Stanley Greenberg

Invisible New York: The Hidden Infrastructure of the City (Creating the North American Landscape)
by Thomas Garver
Publisher's Description
In these gorgeous large format photographs, Stanley Greenberg lyrically exposes the mechanical underworld of New York City. Review
There are many surprises among the 53 black-and-white photographs in Stanley Greenberg's hymn to the hum of the city that never sleeps. There is a revealing shot of the roof structure above the curved vault of Grand Central Station's night-sky ceiling that shows where those light bulbs are screwed in to form the delicate constellations commuters see every day. The anchorages of several city bridges--the chambers where the powerful cables that hold up the roadways are fastened down--are exposed to view, peeling paint, trash, and all. There is a gleaming shot of a working Con Edison turbine and a cluttered view of a derelict power station at Floyd Bennett Field, the city's first municipally owned commercial airport.

The pictures possess a certain sameness after the first 20 or so, but New York has been immortalized by many of history's very best photographers, so Greenberg has a tough act to follow. He has good company as he searches for a new angle, however, including Laura Rosen, whose Manhattan Shores is an equally quirky but richly satisfying and illuminating trek around the edges of the island, and Horst Hamann, whose New York Vertical has become an instant classic. Anyone who likes the idea of exploring the city's underpinnings instead of the subways, piers, or buildings themselves will love Invisible New York, which also contains an index in which Greenberg imparts fascinating information about each site. --Peggy Moorman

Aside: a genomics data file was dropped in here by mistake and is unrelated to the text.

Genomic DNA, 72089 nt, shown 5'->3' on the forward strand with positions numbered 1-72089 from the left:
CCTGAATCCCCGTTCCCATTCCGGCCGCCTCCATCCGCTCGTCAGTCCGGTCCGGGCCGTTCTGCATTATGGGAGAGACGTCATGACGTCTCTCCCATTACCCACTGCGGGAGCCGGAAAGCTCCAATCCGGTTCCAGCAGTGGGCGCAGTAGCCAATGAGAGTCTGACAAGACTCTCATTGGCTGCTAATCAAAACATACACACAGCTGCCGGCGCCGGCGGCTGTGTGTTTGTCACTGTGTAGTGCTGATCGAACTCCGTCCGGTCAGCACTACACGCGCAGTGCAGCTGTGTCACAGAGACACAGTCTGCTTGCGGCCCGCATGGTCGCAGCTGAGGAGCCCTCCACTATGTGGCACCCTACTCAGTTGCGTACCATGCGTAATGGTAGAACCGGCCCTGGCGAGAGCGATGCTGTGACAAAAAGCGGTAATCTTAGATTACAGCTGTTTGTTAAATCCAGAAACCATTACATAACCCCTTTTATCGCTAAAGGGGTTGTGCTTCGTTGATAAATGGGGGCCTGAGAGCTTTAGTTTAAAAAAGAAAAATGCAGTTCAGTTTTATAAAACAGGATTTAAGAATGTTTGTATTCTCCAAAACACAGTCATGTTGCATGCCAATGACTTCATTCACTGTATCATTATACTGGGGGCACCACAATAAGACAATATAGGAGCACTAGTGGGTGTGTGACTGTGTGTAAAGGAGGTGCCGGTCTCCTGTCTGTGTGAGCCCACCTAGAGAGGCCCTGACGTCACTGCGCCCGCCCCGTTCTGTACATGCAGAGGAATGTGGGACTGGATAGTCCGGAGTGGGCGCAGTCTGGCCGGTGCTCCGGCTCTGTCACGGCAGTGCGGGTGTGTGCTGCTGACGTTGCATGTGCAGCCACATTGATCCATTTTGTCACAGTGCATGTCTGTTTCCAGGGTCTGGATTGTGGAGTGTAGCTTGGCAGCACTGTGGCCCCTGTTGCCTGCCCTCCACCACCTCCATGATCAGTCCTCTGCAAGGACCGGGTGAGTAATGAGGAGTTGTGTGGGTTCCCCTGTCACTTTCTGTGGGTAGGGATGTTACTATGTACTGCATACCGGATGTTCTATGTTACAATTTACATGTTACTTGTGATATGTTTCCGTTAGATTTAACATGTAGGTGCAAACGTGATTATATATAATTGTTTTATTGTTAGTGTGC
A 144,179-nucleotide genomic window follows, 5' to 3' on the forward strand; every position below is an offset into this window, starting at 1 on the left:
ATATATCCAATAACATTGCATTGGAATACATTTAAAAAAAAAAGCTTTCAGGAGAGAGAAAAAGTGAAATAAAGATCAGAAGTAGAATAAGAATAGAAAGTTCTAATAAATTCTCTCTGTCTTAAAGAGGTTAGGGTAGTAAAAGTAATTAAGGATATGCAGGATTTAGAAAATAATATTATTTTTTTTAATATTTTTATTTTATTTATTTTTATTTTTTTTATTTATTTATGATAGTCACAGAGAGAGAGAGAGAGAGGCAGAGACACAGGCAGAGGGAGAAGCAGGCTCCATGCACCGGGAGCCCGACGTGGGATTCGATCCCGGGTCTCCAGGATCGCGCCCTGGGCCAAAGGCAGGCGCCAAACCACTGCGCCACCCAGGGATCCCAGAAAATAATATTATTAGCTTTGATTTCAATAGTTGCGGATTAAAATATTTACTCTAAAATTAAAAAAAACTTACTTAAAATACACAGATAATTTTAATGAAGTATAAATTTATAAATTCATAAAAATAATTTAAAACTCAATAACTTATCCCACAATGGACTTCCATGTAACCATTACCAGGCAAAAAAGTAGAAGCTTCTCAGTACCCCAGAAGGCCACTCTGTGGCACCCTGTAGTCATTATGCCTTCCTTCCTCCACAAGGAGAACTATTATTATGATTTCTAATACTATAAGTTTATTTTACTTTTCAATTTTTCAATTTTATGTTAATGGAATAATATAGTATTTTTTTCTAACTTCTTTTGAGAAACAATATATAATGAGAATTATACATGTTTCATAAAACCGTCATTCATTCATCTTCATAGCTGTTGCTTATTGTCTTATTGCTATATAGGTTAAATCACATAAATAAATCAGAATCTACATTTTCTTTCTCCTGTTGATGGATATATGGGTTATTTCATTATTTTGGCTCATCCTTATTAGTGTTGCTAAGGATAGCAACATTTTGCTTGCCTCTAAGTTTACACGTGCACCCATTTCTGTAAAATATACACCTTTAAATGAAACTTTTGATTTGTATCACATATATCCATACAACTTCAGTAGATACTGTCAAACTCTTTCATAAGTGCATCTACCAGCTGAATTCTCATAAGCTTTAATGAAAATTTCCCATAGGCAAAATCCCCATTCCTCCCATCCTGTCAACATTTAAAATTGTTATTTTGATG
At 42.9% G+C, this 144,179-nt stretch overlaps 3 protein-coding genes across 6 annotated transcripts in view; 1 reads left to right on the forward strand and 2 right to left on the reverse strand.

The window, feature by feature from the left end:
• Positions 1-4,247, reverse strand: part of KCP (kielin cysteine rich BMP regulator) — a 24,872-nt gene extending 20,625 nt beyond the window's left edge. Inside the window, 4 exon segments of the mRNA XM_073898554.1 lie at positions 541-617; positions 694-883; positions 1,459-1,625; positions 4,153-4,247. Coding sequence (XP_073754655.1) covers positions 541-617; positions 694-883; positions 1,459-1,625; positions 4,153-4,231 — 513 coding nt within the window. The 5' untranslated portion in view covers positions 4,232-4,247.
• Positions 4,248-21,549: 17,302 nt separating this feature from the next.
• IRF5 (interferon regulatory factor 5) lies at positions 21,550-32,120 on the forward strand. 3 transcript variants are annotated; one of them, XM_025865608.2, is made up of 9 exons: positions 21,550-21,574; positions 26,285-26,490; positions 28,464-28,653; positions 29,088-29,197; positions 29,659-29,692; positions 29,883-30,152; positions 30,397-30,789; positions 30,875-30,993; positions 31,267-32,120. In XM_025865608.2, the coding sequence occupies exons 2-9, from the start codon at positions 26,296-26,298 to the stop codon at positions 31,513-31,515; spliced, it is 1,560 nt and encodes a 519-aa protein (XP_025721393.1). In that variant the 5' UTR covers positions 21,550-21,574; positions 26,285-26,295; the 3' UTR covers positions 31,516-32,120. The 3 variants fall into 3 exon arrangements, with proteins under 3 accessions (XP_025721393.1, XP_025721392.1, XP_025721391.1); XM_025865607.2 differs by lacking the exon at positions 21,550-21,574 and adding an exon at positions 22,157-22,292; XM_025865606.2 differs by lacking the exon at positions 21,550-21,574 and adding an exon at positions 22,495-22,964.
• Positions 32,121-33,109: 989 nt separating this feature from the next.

ISBN: 080185945X
Publisher: Johns Hopkins University Press
Hardcover : 112 pages
Language: English
Dimensions: 10.8 x 8.7 x 0.6 inches
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